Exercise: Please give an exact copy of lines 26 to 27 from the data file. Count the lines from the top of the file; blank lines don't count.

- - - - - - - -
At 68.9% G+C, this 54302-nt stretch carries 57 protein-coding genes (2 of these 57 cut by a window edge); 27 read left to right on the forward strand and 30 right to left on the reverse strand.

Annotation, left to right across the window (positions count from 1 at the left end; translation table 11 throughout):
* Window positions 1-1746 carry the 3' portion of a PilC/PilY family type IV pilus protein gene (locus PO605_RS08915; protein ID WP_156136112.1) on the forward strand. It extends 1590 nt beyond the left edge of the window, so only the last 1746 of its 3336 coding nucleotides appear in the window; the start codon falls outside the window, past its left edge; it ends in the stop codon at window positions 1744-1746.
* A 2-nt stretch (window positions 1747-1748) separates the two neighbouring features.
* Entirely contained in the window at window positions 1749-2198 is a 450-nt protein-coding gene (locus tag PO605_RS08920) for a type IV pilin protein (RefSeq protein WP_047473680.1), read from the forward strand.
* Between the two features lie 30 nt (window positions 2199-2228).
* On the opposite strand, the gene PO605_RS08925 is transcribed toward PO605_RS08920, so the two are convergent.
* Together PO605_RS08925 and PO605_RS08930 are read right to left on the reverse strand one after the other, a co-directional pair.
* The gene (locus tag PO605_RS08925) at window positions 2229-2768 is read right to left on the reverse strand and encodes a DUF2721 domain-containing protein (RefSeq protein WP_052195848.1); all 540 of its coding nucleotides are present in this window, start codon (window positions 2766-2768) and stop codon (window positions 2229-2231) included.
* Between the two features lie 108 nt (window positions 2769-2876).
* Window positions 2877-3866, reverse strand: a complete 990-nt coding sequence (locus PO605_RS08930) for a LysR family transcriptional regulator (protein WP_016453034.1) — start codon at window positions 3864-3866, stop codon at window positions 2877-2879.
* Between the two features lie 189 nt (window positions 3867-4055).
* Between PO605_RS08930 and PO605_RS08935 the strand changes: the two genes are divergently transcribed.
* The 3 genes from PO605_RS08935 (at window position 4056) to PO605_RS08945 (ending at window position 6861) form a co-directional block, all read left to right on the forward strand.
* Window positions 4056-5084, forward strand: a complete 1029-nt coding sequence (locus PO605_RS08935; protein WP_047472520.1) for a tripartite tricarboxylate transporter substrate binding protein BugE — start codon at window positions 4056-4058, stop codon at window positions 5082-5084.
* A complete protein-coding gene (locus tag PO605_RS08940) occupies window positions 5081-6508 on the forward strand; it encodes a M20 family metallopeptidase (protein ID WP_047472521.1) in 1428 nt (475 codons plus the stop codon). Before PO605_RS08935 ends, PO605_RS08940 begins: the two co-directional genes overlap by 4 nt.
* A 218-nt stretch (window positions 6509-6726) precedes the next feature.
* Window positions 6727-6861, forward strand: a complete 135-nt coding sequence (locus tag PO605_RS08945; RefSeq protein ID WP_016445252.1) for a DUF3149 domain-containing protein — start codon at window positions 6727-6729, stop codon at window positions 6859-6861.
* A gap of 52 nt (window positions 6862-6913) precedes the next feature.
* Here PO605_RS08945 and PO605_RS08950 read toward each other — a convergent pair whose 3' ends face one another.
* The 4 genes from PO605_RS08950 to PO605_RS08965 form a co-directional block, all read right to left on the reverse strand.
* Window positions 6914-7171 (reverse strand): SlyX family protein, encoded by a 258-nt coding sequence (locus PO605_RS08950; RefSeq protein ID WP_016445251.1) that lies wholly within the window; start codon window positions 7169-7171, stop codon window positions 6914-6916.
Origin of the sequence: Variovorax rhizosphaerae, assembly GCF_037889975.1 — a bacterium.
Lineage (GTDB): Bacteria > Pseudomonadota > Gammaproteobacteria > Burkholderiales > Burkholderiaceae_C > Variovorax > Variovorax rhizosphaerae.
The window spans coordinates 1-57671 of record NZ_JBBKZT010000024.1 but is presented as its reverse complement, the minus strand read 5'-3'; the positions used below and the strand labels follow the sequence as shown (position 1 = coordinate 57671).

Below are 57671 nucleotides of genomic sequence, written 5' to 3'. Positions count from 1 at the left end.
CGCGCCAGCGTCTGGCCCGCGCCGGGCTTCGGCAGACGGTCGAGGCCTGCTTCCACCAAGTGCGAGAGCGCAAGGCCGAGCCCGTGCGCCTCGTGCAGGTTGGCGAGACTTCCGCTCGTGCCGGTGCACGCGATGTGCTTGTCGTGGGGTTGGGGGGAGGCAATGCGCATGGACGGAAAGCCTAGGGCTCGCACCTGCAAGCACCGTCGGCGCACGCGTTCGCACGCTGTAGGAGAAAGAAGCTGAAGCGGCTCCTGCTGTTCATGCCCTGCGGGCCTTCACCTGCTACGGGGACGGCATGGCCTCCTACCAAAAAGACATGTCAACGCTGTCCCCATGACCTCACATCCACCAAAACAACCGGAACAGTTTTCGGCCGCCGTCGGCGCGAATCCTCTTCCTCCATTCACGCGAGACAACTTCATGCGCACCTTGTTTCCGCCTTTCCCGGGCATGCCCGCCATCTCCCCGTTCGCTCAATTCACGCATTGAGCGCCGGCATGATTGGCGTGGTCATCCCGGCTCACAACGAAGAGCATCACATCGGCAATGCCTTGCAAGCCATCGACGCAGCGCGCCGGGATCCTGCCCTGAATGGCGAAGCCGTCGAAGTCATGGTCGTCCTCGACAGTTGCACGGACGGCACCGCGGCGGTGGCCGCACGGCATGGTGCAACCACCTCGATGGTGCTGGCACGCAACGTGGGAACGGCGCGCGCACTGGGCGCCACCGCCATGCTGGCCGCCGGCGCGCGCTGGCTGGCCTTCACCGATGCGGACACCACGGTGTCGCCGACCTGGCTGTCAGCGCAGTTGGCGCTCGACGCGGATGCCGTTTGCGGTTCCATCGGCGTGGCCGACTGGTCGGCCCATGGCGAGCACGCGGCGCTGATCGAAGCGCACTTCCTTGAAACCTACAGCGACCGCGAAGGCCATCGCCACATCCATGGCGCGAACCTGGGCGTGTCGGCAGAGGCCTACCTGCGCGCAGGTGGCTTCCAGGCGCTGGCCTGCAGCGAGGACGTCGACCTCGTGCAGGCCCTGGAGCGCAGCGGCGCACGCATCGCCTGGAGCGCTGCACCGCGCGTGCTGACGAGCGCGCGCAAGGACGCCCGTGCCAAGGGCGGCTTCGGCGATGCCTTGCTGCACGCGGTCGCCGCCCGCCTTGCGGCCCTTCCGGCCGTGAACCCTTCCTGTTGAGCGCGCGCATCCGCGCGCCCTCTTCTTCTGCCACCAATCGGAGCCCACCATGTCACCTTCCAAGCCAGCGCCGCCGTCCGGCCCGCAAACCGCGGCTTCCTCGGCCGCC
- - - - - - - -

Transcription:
Below are 57671 nucleotides of genomic sequence, written 5' to 3'. Positions count from 1 at the left end.
CGCGCCAGCGTCTGGCCCGCGCCGGGCTTCGGCAGACGGTCGAGGCCTGCTTCCACCAAGTGCGAGAGCGCAAGGCCGAGCCCGTGCGCCTCGTGCAGGTTGGCGAGACTTCCGCTCGTGCCGGTGCACGCGATGTGCTTGTCGTGGGGTTGGGGGGAGGCAATGCGCATGGACGGAAAGCCTAGGGCTCGCACCTGCAAGCACCGTCGGCGCACGCGTTCGCACGCTGTAGGAGAAAGAAGCTGAAGCGGCTCCTGCTGTTCATGCCCTGCGGGCCTTCACCTGCTACGGGGACGGCATGGCCTCCTACCAAAAAGACATGTCAACGCTGTCCCCATGACCTCACATCCACCAAAACAACCGGAACAGTTTTCGGCCGCCGTCGGCGCGAATCCTCTTCCTCCATTCACGCGAGACAACTTCATGCGCACCTTGTTTCCGCCTTTCCCGGGCATGCCCGCCATCTCCCCGTTCGCTCAATTCACGCATTGAGCGCCGGCATGATTGGCGTGGTCATCCCGGCTCACAACGAAGAGCATCACATCGGCAATGCCTTGCAAGCCATCGACGCAGCGCGCCGGGATCCTGCCCTGAATGGCGAAGCCGTCGAAGTCATGGTCGTCCTCGACAGTTGCACGGACGGCACCGCGGCGGTGGCCGCACGGCATGGTGCAACCACCTCGATGGTGCTGGCACGCAACGTGGGAACGGCGCGCGCACTGGGCGCCACCGCCATGCTGGCCGCCGGCGCGCGCTGGCTGGCCTTCACCGATGCGGACACCACGGTGTCGCCGACCTGGCTGTCAGCGCAGTTGGCGCTCGACGCGGATGCCGTTTGCGGTTCCATCGGCGTGGCCGACTGGTCGGCCCATGGCGAGCACGCGGCGCTGATCGAAGCGCACTTCCTTGAAACCTACAGCGACCGCGAAGGCCATCGCCACATCCATGGCGCGAACCTGGGCGTGTCGGCAGAGGCCTACCTGCGCGCAGGTGGCTTCCAGGCGCTGGCCTGCAGCGAGGACGTCGACCTCGTGCAGGCCCTGGAGCGCAGCGGCGCACGCATCGCCTGGAGCGCTGCACCGCGCGTGCTGACGAGCGCGCGCAAGGACGCCCGTGCCAAGGGCGGCTTCGGCGATGCCTTGCTGCACGCGGTCGCCGCCCGCCTTGCGGCCCTTCCGGCCGTGAACCCTTCCTGTTGAGCGCGCGCATCCGCGCGCCCTCTTCTTCTGCCACCAATCGGAGCCCACCATGTCACCTTCCAAGCCAGCGCCGCCGTCCGGCCCGCAAACCGCGGCTTCCTCGGCCGCC